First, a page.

Crooked House Ending, Explained
French filmmaker Gilles Paquet-Brenner adapts the eponymous Agatha Christie novel for the screen in the 2017 movie ‘Crooked House,’ an enthralling mystery-suspense drama film fraught with lies, vanity, and betrayal. As private detective Charles Hayward takes up a damning case, the whodunit story plunges the audience into a bitter feud in an aristocratic family. Charles finds out that no one can be excluded from suspicion, but as it often happens in detective stories, the killer turns out to be someone nobody would suspect. If you seek to revisit the final moments of the gripping thriller, let us take you to the titular house. SPOILERS AHEAD.
Crooked House Plot Synopsis
Sophia de Haviland (Leonides) comes to meet her past fling and presently private investigator Charles Hayward. They haven’t spoken much after their supposed stint in Cairo, but now, her grandfather Aristide Leonides is dead. Sophia suspects foul play and thus pleads with Charles to take up the case. Considering their previous acquaintance, Charles reluctantly takes up the case. As he probes into the story, he knows that Greek-English oligarch Aristide had many enemies, and the most bitter of them were his nearest ones.
Aristide’s eldest son, Philip, is a historian, and his wife, Magda, an actress with little success. Philip and Magda have three children: Sophia is the eldest, Eustace, the communist, and Josephine, the youngest of them all, who has a penchant for detective stories. Aristide’s younger son, Roger, is the owner of a failing family business. Then there is Lady Edith, the unmarried sister of Aristide’s first wife, the matriarch of the house. Aristide’s second wife, Brenda, takes the fall for Aristide’s death due to her promiscuous nature. She is having an affair with Mr. Brown, the private tutor of the Leonides students. The story deepens with another casualty in the house.
Crooked House Ending: Who Killed Aristide Leonides?
Sophia finds Aristide dead in his bedroom. The doctors discover that he had a heart attack in his sleep. Sophia thinks that the insulin injection was laced with an agent called eserine, which was present in Aristide’s eye drops. As Charles’ rigorous interrogation of the Leonides family members helps him deduce, anyone can be the killer. All of them have good motives to kill the patriarch of the family since they seek to inherit some of the immense wealth of Aristide.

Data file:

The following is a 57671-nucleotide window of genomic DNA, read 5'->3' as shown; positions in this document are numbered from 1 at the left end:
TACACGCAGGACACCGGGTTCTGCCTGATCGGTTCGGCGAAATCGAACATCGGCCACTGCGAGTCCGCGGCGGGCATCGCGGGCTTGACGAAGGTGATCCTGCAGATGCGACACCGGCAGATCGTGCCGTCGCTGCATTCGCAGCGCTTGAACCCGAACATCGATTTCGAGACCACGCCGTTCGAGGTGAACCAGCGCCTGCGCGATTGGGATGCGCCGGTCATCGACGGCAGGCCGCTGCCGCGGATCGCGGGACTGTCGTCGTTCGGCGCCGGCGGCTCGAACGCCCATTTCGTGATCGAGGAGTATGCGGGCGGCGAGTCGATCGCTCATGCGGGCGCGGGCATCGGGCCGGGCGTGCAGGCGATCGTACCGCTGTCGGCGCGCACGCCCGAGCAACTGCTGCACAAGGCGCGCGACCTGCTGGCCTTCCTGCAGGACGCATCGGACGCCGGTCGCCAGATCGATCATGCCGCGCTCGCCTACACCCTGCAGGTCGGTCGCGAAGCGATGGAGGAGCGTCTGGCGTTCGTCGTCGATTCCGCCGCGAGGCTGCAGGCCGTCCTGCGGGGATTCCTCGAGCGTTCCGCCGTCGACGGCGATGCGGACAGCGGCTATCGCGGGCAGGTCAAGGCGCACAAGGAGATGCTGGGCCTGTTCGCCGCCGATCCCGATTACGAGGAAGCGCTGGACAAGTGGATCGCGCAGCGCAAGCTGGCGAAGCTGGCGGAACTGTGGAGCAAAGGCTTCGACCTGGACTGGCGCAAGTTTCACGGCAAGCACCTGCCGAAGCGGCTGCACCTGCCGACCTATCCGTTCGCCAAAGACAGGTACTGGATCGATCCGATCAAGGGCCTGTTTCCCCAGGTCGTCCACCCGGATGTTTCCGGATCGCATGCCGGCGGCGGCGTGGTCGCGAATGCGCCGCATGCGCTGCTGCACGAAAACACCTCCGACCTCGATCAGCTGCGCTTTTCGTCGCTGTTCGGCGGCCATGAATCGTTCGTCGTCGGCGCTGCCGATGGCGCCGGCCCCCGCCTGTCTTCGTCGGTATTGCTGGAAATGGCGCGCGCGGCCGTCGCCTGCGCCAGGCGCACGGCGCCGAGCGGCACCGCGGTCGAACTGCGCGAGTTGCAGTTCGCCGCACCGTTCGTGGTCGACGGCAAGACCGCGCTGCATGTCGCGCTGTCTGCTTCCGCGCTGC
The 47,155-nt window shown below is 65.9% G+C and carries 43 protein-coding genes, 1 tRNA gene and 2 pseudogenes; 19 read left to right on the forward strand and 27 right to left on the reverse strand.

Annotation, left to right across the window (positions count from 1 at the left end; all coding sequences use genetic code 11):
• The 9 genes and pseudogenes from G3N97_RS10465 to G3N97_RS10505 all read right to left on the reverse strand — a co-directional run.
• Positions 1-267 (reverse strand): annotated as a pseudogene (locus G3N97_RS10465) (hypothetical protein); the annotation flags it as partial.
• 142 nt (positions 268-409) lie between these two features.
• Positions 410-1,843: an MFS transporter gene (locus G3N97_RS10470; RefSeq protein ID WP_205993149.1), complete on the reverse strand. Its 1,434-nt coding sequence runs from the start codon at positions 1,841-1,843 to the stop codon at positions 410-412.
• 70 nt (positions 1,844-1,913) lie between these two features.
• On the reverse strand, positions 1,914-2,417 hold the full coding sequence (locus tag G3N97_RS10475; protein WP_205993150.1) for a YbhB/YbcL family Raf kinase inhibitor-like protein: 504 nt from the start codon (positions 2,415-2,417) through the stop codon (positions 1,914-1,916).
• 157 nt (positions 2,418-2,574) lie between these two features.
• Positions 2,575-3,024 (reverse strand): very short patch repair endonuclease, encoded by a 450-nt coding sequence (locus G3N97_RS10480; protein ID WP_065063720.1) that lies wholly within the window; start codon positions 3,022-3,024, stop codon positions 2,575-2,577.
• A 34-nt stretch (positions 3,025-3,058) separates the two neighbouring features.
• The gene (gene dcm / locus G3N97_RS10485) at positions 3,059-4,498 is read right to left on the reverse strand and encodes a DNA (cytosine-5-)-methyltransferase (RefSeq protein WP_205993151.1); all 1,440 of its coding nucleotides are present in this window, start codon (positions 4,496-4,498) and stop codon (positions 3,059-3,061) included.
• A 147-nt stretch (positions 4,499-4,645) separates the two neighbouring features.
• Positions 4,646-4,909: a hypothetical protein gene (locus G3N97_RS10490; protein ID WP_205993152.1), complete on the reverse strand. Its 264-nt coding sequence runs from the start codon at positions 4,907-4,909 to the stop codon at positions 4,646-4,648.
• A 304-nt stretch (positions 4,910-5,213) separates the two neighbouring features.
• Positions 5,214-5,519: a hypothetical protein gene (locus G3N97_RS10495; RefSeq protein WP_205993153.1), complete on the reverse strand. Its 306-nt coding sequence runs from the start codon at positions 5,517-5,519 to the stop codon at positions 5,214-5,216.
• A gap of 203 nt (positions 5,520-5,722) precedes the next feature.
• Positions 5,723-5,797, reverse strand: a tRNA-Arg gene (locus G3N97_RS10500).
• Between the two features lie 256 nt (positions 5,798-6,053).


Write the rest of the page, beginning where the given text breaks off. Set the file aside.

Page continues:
Philip and Magda have a grudge against Aristide since he did not fund Magda’s prospective production ‘Exposure.’ His other son, Roger, presumably needed his father’s money at regular intervals. Hiss wife, Clemency, despised Roger living under the umbrella of his father, and she may have killed Aristide. Moreover, she is an expert in toxicology and has the grey matter necessary to pull off the murder.
However, the other members of the family suspect Brenda of murdering her husband since she administered the insulin injection. Roger is especially eager to jump to the conclusion since he thinks Brenda to be a gold-digger. Usually, Aristide took the injection himself, but on the night of the murder, Brenda gave him the dose at his request. This revelation from Brenda makes the audience further suspect her. Aristide left his will unsigned before dying, making Brenda the great empire owner, which gives her ample reasons to murder him in cold blood.
Later still, Josephine divulges to Charles that Brenda is having a fling with the private tutor Mr. Brown. A casino dancer of humble background, her case certainly looks less and less compelling to Charles. She may have been disgusted by Aristide and his family’s aristocratic vanities and sought to usurp the wealth for herself. But as Eustace suggests, Brenda is far too meek to pull off such a trick. However, a second will is found, where Aristide has given everything to Sophia, with some allowance to his second wife. However, when Charles goes to the treehouse to hunt for Josephine’s diary, he looks through the spying glass to find Brenda dancing with Eustace.